EU staunchly condemns Hungary’s vile anti-LGBT+ law as an ‘attack on democracy’
The European Union parliament has denounced a Hungarian law that bans the “promotion” of LGBT+ people to minors as a “clear breach” of equality legislation.
Just one day after the bill went into effect, European Parliament lawmakers voted 459-147 with 58 absentations for a resolution that sent a clear signal that the bloc “commends in the strongest possible terms” the anti-LGBT+ law.
MEPs described the law as being a “clear breach of EU values, principles and law”, referring to those enshrined by the EU Charter of fundamental rights, the Treaties and EU internal market legislation, according to a European Parliament press release.
In a resolution, adopted with 459 votes in favour, 147 against, and 58 abstentions, the European Parliament condemns the recent anti-LGBTIQ legislation and denounces the dismantling of democracy and the rule of law in Hungary.
— European Parliament (@Europarl_EN) July 9, 2021
They dubbed the law as “yet another attack on democracy, the rule of law and fundamental rights”.
Hungary’s International Communication Office told PinkNews that the prime minister Viktor Orbán’s wrap on the vote’s result remains unchanged, referring PinkNews to comments made Thursday ahead of the vote in which he refused to give in to EU pressure to repeal the law.
“The European Parliament and the European Commission want us to allow LGBTQ activists into our nursery and elementary schools,” Orbán said in the statement.
“Brussels bureaucrats have no business here,” he added, stressing that “no matter how hard they try, we won’t allow LGBT+ activists among our children in nursery and elementary schools”.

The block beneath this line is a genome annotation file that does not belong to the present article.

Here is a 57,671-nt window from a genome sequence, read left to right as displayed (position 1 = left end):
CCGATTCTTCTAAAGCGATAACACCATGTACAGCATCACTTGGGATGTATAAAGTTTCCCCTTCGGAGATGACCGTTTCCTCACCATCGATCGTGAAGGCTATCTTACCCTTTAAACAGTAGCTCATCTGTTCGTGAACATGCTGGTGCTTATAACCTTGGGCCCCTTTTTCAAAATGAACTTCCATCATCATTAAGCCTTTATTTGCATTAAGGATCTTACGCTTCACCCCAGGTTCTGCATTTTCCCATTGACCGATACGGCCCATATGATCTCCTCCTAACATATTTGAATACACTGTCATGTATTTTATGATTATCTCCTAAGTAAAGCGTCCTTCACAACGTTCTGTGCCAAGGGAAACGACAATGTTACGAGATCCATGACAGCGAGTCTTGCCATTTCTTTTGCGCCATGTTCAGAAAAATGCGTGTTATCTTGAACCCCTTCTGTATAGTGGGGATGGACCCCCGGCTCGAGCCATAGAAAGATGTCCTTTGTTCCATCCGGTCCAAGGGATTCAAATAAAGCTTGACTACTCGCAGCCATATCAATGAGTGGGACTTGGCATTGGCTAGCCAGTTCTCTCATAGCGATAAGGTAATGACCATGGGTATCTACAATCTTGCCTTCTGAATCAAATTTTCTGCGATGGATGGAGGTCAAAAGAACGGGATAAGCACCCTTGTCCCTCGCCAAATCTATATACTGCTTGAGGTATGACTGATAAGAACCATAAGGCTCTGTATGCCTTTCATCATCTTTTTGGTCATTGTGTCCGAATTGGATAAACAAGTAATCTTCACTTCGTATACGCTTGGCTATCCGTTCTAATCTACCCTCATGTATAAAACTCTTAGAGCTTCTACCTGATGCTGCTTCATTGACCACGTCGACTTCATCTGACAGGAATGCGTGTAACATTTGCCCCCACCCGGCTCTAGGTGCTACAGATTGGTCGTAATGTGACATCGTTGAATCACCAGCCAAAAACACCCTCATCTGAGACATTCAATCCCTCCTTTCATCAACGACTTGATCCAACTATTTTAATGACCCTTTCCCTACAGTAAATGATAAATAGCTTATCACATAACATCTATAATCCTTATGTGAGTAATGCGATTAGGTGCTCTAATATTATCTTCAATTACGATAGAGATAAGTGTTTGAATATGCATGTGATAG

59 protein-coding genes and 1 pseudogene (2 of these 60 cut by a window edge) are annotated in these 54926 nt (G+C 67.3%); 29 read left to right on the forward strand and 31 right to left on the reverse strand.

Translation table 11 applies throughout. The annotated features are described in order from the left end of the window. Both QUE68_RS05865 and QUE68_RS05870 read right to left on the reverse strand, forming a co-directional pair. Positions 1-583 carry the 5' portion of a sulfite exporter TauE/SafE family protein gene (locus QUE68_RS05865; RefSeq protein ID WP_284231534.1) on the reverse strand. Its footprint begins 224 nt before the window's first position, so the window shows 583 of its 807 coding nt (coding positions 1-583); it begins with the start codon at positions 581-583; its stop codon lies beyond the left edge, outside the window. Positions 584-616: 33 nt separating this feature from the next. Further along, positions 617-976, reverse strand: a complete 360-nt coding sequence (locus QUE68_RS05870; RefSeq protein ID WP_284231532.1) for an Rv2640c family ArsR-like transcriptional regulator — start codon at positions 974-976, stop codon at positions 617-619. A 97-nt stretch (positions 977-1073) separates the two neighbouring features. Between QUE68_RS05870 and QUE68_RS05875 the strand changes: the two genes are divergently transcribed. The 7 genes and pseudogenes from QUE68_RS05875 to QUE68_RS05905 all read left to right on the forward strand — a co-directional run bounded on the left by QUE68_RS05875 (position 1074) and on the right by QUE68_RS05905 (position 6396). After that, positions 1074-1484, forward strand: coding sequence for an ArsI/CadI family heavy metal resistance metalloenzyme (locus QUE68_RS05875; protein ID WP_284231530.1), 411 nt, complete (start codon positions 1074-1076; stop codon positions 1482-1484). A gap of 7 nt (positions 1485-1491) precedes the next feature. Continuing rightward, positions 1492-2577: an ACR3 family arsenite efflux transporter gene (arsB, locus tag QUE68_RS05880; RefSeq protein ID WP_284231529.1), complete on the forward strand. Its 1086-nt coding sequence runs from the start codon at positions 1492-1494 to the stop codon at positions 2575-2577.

MEPs jointly urge European Commission to take action against Hungary
The resolution, while non-binding, adds to the growing pressure on the European Commission, the executive arm of the bloc which is the official guardian of compliance with the treaties, to fast-track infringement procedure against the country.
MEPs also called on commission bosses in the resolution to thrust the matter to the European Court of Justice, the bloc’s supreme court, which, if considered, could enforce scathing financial penalties.
They then urged member states to launch an inter-state application to the European Court of Human Rights.
“Alarmed that the Hungarian legislation resembles the 2013 ‘LGBT Propaganda law’ in Russia, MEPs call on the Commission to investigate the financing of anti-LGBTIQ campaigns in Europe in-depth,” the press release continued.
The anti-LGBT+ law has come to deepen the fault-lines between Hungary and the EU, with MEPs hounding Hungary for undermining democratic rule, the independence of the judiciary and the free press.
The commission’s president, Ursula von der Leyen, has sharply criticised prime minister Viktor Orbán’s government for ramming in amendments to an anti-paedophilia bill that blocks all mentions of queer people in schools, the media and in advertising.
“Homosexuality is equated with pornography,” she said at a debate in Strasbourg, France Wednesday. “This legislation uses the protection of children […] to discriminate against people because of their sexual orientation.
“It is a disgrace.”
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